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Phrenchphry11

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Everything posted by Phrenchphry11

  1. Jumping in to say I finished the book and really liked it - I do think some of the coarseness of the language isn't for everyone, but I like that overall she clearly reveres ballet as an artform and takes a pretty realistic and nuanced approach to ballet in the 21st century. I liked how honest Gina was that ballet is a physical/visual art - so to some degree there will always be pressure to look a certain way - but I liked the nuanced point she made that more often than not the pressure to be stick thin is tied to artistic directors wielding power over young dancers. The book was pretty short, I got through it in maybe 2-3 days. Perhaps this would have taken the book too far into the gossip territory, but Gina kept alluding to the tumult immediately after Peter Martins left. I wished she had dug in more there, and I wanted more around how they picked the new leadership team, what has changed in NYCB since (if anything!), and what the future holds for NYCB. We got very little insight into the post-Martins era. I also wished she spent more time reflecting on her time on Broadway. I think those bits were the most interesting, since I know so little about the Broadway world! I can very much see why many NYCB dancers end up doing Broadway stints, as it seems like a much healthier atmosphere! If I had a bone to pick, I'm surprised she tired so much of dancing Nutcracker (and repeatedly called out how devoid it is of artistic expression compared to, say, The Cage) yet didn't seem to have the same issues performing on Broadway. I assume part of it is the easier pace on Broadway with ample understudies, etc, but I'd love to know more.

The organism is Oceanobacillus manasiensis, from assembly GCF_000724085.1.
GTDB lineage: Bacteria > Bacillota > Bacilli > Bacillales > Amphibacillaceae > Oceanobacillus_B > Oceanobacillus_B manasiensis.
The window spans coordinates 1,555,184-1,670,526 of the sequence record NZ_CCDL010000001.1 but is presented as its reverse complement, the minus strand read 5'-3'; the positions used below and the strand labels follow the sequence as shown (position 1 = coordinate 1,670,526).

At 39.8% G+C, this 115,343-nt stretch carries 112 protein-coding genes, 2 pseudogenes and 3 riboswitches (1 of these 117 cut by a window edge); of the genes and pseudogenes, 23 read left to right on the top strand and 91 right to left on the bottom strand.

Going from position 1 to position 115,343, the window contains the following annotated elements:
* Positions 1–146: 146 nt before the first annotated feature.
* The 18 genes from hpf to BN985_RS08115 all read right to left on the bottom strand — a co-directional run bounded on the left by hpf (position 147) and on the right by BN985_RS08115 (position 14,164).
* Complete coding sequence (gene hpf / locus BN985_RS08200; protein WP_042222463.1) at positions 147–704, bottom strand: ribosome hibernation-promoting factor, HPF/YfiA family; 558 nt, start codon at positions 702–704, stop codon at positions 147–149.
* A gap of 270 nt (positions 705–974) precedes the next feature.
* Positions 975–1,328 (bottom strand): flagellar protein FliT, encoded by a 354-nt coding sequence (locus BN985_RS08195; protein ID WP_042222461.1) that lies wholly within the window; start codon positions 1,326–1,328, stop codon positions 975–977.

2. https://www.nytimes.com/2021/07/29/arts/dance/mitchell-button-dusty-button-abuse.html Hopefully this story isn't too off topic, but it seems relevant due to some of the Diversity & Inclusion discussions and #MeToo discussions happening in other threads. A few years ago I used to follow Dusty Button on Instagram, and even before that, I remembered seeing a nice profile on her on the news about her joining the Royal Ballet School, and I was inspired by her and felt she had quite a bit of talent. (I've never seen her perform live) Well, fast forward a few years later after she abruptly left BB, I started getting some odd vibes from her - particularly an interview about her philosophy around coaching and how she didn't mind being "harsh" on students. Well, fast forward to today, the story really makes me feel sick to my stomach. Never would I have imagined she'd be implicated in sexual abuse while at BB (and the allegations against her husband are even less savory - I won't list them here). I feel heartened by Boston Ballet's emphatic response. I hope these responses will usher us towards a new era where sexual assault and misogyny is taken more seriously in professional companies. I fear stories like this are only the tip of the iceberg.
  3. Wow, I did not know of the existence of this SF Ballet 2021 instagram page - I don't have an actual instagram account so I can't actually view who follows/likes the posts. However, I feel shocked, yet not surprised. Reading about the Lopes Gomes racism case in Germany (among other allegations of racism elsewhere), I'm not surprised dancers at SFB also feel the racism and discrimination - nothing about SFB seems all that different or unique from other major global companies. So I'd only expect that dancers in SFB feel a lack of representation in casting decisions, hiring, how big donors are sought, and types of choreography commissions, as dancers evidently do elsewhere. I can't help but feel a little bit skeptical about this posting: https://www.instagram.com/p/CK95tP1gZmv/ The group demands that 3 out of the top 5 AD candidates identify as black or indigenous people of color. The other AD thread has a list going of likely SFB candidates, and very very few of them are people of color. I think the best we can hope for (realistically) is a strong ally who will fight for representation and diverse choreography commissions. But that may be defeatist of me.